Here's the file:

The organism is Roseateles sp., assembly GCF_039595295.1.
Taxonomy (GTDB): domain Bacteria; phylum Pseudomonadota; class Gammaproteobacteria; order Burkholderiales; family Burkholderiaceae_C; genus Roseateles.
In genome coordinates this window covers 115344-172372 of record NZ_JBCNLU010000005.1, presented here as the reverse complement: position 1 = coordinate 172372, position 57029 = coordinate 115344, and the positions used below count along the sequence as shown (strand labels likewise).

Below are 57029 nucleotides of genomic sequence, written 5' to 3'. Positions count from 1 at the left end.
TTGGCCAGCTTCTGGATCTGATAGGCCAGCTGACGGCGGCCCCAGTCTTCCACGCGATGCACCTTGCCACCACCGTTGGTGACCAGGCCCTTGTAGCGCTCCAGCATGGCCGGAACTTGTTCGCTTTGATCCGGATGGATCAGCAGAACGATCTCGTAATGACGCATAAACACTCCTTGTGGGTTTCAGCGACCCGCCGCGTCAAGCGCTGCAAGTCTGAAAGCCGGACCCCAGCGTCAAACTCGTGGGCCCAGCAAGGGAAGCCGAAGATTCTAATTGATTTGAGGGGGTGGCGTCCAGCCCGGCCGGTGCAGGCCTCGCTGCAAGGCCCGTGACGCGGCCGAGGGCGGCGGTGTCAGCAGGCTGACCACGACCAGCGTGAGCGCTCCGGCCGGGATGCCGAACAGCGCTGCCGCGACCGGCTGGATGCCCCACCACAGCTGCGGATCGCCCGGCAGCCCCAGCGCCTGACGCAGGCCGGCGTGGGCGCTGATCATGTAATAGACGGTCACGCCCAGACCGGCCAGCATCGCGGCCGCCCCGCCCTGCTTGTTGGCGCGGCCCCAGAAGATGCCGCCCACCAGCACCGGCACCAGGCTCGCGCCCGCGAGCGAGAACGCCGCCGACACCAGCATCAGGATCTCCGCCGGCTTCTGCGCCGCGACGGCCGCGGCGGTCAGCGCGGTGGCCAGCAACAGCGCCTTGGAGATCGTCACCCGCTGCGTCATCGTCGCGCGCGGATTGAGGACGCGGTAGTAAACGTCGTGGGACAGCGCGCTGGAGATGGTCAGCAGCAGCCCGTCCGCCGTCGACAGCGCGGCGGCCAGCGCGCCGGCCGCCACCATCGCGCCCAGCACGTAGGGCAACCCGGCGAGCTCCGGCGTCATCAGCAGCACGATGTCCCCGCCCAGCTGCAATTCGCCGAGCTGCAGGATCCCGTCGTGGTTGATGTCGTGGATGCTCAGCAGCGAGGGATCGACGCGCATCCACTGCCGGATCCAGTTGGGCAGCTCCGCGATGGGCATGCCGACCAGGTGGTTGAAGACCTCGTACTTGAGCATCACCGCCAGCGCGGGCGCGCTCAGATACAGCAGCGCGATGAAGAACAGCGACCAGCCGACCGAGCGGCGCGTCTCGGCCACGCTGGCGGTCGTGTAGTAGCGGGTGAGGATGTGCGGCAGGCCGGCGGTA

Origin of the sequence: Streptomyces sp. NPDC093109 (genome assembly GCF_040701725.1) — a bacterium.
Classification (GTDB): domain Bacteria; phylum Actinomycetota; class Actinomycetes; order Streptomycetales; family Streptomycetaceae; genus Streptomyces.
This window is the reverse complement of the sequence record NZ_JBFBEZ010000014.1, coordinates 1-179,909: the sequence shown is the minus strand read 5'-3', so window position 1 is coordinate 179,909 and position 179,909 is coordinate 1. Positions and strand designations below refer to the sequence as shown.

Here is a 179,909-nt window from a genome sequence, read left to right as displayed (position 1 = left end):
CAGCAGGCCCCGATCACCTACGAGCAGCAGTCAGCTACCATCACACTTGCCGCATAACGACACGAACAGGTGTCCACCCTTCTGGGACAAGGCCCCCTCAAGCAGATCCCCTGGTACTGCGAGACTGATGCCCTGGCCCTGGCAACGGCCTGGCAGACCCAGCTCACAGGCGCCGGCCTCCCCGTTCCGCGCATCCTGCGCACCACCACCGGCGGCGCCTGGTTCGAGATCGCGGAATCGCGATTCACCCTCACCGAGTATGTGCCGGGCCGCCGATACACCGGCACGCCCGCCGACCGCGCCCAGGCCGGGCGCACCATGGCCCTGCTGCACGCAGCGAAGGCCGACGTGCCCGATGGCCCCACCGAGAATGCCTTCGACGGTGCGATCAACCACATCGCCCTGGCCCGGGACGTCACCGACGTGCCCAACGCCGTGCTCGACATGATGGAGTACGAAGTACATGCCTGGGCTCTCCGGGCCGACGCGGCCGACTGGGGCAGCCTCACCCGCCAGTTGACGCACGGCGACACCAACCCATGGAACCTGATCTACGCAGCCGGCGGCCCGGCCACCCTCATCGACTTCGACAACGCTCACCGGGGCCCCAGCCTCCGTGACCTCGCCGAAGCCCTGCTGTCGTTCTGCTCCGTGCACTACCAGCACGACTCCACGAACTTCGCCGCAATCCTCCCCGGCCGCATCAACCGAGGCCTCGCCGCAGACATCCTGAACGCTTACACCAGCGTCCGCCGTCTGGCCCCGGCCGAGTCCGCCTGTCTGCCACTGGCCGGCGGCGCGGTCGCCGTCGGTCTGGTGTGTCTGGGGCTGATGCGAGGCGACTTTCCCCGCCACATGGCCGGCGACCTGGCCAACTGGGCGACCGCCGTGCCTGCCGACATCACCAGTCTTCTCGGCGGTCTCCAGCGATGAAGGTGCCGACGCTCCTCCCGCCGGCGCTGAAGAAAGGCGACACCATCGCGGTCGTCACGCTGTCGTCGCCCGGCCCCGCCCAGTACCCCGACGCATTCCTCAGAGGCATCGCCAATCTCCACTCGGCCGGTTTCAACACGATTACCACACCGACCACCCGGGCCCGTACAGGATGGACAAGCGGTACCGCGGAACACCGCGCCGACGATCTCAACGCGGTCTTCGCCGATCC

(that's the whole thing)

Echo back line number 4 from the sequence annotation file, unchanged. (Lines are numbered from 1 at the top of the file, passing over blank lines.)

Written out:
Below are 57029 nucleotides of genomic sequence, written 5' to 3'. Positions count from 1 at the left end.